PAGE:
Seven Guest Blogging TipsWhen I began my career in communications (don’t ask how long ago; I’ll lie to you), the only thing we had to worry about was building really strong relationships with journalists to do the media relations part of our jobs.

Now we have to worry about that and relationships with bloggers and influencers and customers and prospects and competitors and detractors and cynics and trolls and ambassadors.

Add to that creating content that is valuable, educational, and fun to read (or listen to or watch) and using the social networks to distribute it without being self-serving, and understanding search engine optimization and you suddenly have a very full day.

As we do all of this, we tend to forget there is one extremely effective way to repurpose content and reach new audiences without extra work: Guest blogging.

There are two ways to think about guest blogging. Either you can have influential bloggers in your industry write for you or you can write for high authority sites that will help with your own search engine optimization, new audiences, and even sales.

Seven Guest Blogging Tips

I’m going to focus this on the latter. Therefore, I give you seven guest blogging tips.

  1. Go to Open Site Explorer and type in the URL for the blog for which you’d like to submit content. I’ll do it for Wood Street because that’s where you are right now. You’ll see the site authority is 48/100. If the authority is 40-70, it’s worth pursuing. If it’s higher than 70, you’ll have a tougher time getting your content on the site, so you’ll need to be extremely patient, but persistent. If it’s between 90 and 100, it’s unlikely you’ll be able to get something placed there without the help of a communications professional.
  2. Think about your topic and carefully consider your keywords. Using the Google Keyword Tool, figure out how your content can compete for search rankings. For instance, my keyword for this blog post is “guest blogging.” When I use the keyword tool, I discover the phrase has only medium competition (good!) and it offers me some alternatives, such as “guest blogging guidelines,” “benefits of guest blogging,” and “guest blogging tips.” You know which one I chose.
  3. Write your content and include a bio that has your social networks and a link to your Google+ authorship. This tells Google to include your face in the search results.
  4. Now you’re ready to pitch your content. The very first thing you want to do is connect with the content director or blog author on the social networks. Bloggers receive many pitches throughout the day so it’s easy to delete the ones from the people we don’t know. If you build a relationship with them first, the likelihood of your content getting used increases astronomically.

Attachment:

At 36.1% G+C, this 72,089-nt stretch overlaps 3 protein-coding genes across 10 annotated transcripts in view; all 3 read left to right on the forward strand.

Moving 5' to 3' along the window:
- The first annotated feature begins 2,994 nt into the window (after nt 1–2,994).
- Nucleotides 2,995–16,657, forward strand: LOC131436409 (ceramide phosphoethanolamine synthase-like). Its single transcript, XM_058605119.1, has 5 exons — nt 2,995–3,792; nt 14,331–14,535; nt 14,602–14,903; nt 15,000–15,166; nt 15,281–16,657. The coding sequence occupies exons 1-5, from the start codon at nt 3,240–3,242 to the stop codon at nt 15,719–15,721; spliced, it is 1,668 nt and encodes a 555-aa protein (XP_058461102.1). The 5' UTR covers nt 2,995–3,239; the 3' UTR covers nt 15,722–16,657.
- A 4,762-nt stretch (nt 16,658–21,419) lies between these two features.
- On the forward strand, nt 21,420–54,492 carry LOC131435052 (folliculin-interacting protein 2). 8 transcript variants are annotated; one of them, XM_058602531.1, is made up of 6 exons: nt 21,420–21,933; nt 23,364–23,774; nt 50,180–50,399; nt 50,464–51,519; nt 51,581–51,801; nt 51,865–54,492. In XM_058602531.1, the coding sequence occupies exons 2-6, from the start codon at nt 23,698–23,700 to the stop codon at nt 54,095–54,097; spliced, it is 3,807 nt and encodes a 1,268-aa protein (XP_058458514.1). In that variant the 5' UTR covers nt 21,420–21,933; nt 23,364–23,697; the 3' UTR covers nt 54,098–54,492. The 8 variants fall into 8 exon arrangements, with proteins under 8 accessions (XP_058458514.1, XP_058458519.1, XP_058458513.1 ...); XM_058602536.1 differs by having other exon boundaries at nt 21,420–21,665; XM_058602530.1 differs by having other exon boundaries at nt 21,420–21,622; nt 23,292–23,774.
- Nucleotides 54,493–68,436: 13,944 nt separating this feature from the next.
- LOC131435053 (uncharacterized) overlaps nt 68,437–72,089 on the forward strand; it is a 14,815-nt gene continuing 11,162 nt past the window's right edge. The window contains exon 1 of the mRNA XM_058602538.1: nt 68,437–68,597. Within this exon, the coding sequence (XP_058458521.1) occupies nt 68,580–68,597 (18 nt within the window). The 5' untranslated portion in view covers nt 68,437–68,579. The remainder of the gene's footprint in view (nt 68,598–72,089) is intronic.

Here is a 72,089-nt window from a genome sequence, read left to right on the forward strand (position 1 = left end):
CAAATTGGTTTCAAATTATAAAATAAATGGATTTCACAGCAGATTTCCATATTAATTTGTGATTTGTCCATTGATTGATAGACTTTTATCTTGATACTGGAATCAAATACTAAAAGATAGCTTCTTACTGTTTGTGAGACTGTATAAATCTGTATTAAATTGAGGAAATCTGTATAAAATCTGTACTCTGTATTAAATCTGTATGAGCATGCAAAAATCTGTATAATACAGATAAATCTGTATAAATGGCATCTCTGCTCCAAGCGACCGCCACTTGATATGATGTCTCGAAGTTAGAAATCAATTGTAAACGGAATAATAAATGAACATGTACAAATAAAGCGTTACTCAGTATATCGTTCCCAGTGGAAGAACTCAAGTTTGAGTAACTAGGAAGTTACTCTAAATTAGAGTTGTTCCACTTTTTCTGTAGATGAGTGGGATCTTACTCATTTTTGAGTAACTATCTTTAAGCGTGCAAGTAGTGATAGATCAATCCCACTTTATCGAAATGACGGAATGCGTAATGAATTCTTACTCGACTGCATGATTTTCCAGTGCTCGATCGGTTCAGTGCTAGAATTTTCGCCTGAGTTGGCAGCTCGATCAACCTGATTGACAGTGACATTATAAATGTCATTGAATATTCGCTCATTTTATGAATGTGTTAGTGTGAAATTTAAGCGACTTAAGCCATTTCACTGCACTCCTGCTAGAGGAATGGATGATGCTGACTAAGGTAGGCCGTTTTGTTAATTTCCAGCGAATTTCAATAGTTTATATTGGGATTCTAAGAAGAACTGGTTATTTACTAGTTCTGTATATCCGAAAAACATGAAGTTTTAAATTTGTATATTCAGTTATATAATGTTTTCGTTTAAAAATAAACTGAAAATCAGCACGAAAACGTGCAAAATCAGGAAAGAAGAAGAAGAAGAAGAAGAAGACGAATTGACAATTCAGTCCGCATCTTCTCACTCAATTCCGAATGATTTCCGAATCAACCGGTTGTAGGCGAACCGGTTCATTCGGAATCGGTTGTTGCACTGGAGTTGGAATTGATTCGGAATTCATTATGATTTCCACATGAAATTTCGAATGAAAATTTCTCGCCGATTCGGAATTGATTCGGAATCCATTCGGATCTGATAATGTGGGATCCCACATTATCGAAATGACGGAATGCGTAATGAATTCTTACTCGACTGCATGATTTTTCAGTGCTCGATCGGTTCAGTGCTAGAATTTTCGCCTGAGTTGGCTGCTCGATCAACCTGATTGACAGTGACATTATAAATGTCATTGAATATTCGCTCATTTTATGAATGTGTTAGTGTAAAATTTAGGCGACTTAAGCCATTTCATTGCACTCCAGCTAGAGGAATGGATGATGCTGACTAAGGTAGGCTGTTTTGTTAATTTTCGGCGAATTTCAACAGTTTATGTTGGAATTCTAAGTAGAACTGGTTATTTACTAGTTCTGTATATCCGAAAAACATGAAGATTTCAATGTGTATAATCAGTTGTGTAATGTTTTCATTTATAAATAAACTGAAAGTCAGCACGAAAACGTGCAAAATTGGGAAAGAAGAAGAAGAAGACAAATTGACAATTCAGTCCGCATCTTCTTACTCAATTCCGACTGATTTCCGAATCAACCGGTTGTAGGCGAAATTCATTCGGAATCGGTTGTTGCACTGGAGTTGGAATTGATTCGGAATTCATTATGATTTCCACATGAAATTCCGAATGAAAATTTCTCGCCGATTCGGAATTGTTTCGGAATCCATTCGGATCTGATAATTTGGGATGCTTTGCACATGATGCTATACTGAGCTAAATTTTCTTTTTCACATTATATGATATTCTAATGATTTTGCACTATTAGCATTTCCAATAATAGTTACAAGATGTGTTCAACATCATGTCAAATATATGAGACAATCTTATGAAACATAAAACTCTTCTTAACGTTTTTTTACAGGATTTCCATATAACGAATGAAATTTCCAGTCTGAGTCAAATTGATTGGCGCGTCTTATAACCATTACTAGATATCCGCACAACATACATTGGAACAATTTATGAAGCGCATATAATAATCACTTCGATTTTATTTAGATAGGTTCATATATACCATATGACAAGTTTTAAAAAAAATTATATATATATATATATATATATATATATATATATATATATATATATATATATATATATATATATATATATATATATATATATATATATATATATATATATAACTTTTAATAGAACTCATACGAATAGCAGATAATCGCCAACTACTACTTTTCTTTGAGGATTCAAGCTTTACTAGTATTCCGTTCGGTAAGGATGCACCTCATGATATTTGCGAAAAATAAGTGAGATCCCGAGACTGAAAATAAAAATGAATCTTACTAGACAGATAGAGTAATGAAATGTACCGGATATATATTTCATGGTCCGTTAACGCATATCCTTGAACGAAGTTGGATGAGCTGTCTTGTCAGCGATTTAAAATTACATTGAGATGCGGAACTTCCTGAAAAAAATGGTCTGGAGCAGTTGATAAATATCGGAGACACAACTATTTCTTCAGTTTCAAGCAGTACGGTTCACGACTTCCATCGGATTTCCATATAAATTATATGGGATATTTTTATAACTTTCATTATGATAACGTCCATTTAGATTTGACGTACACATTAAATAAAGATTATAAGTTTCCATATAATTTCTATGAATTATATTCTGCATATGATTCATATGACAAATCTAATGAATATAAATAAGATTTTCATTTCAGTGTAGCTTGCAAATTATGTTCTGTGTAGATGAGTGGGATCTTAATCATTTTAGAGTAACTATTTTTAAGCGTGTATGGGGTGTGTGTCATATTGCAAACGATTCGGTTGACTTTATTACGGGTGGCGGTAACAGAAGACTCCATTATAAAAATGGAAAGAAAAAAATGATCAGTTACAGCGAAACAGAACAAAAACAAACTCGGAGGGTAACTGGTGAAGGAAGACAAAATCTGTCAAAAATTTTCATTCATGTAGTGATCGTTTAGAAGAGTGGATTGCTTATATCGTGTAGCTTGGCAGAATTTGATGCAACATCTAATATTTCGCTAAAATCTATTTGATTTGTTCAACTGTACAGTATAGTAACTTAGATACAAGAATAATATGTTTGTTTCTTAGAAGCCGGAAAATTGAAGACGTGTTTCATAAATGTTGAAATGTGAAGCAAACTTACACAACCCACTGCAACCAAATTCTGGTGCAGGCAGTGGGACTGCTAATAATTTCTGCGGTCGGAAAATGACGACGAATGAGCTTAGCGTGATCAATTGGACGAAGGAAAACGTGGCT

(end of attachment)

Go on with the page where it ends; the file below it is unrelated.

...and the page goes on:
5. Once the content is accepted and you are given a publication date, make sure you have some open time on your calendar to not only share, but to engage with the blog’s community. We require guest bloggers respond to every commenter. If they don’t, we don’t invite them back.
  6. Run the content on your own site, but make sure you ask how long they like you to wait before you do that. We ask for a month so our readers have plenty of time to read and engage with the guest blogger, but also so the search engines get nice and comfortable with it on our site. When you publish on your own site, make sure you include a sentence – at the start or end – that says, “This blog post first ran on Wood Street” and link to the original piece. That helps the search engines understand it’s repurposed content and not duplicate content that is scraped from robots.
  7. If the blog’s author or content director doesn’t respond immediately, it’s okay to follow-up, but don’t be pushy or a jerk. Sometimes they are simply just busy and haven’t had a chance to get back to you and others the content doesn’t fit. If it’s the latter, many won’t respond so go ahead and ask if it’s just not a good fit before you offer it to another blog.

If I were to give you the most important tip, it’s number four. Without relationships (just like the early days of my career) it’s harder to get what you want. Be nice to them, offer help, and then pitch your idea.

A version of this first appeared on my crazy friend Jon-Mikel Bailey’s blog at Wood Street

Gini Dietrich

Gini Dietrich is the founder, CEO, and author of Spin Sucks, host of the Spin Sucks podcast, and author of Spin Sucks (the book). She is the creator of the PESO Model and has crafted a certification for it in partnership with Syracuse University. She has run and grown an agency for the past 15 years. She is co-author of Marketing in the Round, co-host of Inside PR, and co-host of The Agency Leadership podcast.

View all posts by Gini Dietrich